With regard the delivery of health reports to Company K by Company B, the GPDP is in the opinion that as reference codes could be used to sufficiently identify data subjects, even if the reports were sealed separately, they could still be used to identify the employees.  In the past, Company B would seal each report separately, and the reference codes did not obstruct the identification, however, in the current case no evidence supported that Company B was necessary to change the practice of sealing the reports.  Before the current case, Company B did not have any stringent procedures in place [to guarantee confidentiality], therefore no particular reasons supported that it should change the original practice. 
  It is true that sealing the reports could lower the risks of data leaks, which means that it is a security measure, which is within the control of Company B that it could adopt. All the employees of Company K that received the physical checkups were involved in the current incident. No confidentiality agreement between the two organizations were signed and, in fact, after the reports were delivered, they are no longer controlled by Company B.  Any loss or data data leaks after that would induce serious consequence. Therefore, Company B was suspected of violating Article 16 of the PDPA. According to Article 33(1) of the same Law, in case of an administrative offence, Company B could be punished with a penalty, so that GPDP conducted a hearing for the incident.
  After that, Company B explained in the written hearing that, in the time the staff decided to have check-ups, they were asked to sign an Application for Physical Checkup. Article 9 of the Agreement attached to this Application specifies that “…the applicant can inquire and request for a health report of his medical check up or a body check.” This terms of the Agreement could be regarded as an commission to Company K by the staff, as a consequence one could read and obtain a medical report.  Company B, subjectively or objectively, did not disclose any personal data of the employees of Company K.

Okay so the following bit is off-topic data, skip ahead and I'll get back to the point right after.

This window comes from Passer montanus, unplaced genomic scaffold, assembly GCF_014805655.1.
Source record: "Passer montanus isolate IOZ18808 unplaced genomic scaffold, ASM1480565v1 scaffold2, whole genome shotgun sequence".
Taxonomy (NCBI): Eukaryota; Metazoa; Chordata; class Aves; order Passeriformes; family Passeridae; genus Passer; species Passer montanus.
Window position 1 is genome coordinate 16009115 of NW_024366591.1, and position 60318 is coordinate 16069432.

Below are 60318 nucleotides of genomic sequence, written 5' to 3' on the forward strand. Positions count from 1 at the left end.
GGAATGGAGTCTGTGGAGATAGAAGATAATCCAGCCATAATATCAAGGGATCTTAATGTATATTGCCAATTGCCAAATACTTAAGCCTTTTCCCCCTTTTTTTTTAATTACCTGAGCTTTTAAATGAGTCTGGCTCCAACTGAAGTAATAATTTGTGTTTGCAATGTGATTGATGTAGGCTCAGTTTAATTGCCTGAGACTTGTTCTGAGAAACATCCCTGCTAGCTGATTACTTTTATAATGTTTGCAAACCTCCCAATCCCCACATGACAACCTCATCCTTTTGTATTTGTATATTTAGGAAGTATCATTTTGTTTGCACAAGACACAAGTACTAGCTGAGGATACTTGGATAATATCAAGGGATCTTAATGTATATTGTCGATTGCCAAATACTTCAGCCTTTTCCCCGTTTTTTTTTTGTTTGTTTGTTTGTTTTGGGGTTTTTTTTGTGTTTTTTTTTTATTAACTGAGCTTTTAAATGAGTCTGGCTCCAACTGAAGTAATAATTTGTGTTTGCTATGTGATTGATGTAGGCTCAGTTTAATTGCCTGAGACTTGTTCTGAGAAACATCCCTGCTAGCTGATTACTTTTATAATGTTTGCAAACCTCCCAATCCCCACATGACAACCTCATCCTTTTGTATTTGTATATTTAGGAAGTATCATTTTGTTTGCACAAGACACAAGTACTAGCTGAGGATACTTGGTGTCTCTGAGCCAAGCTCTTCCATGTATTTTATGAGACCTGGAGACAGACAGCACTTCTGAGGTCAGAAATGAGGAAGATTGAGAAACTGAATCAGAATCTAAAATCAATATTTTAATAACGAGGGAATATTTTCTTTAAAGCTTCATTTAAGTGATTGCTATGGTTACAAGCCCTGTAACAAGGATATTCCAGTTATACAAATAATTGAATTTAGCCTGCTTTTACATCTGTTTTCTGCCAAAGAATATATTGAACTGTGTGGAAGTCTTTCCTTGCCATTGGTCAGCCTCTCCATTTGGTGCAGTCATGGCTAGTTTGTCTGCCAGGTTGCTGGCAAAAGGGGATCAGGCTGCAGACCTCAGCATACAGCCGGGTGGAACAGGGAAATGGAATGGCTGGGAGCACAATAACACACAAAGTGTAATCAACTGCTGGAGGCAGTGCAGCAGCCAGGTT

In GPDP’s opinion, the “applicant” as referred to in Article 9 of the Agreement refers to the employee that applied for physical checkup, but not the one, as pointed out by Company K, that was commissioned to obtain and read the health reports.  In fact, what Company K had to do was to distribute health reports for Company B. According to Article 35 of the PDPA, when a data controller, by negligence on its part, did not introduce security measures to protect sensitive data shall be punished.  As Company B failed to provide reasonable and sufficient explanations, all its claims were declined.
  To sum up, Company B failed to take proper security measures when processing sensitive data, so that the contents of the health reports might have been accessed by unauthorized persons, which violated Article 16 of the PDPA.

Result:

    The GPDP, according to Article 33(1) of the PDPA, imposed to Company B a fine of MOP$4000 after considering the following factors : 1. Company B has insufficient awareness of security; 2. The checkup reports contain sensitive data of the data subjects; 3. All employees of Company K that had received physical checkups were involved in the current incident; 4. Company B has taken improvement measures; 5. It was Company B’s first violation of the PDPA.

Reference:
Please refer to “Personal Data Protection Act”, articles 3, 4, 6, 7, 16, 33 and 35.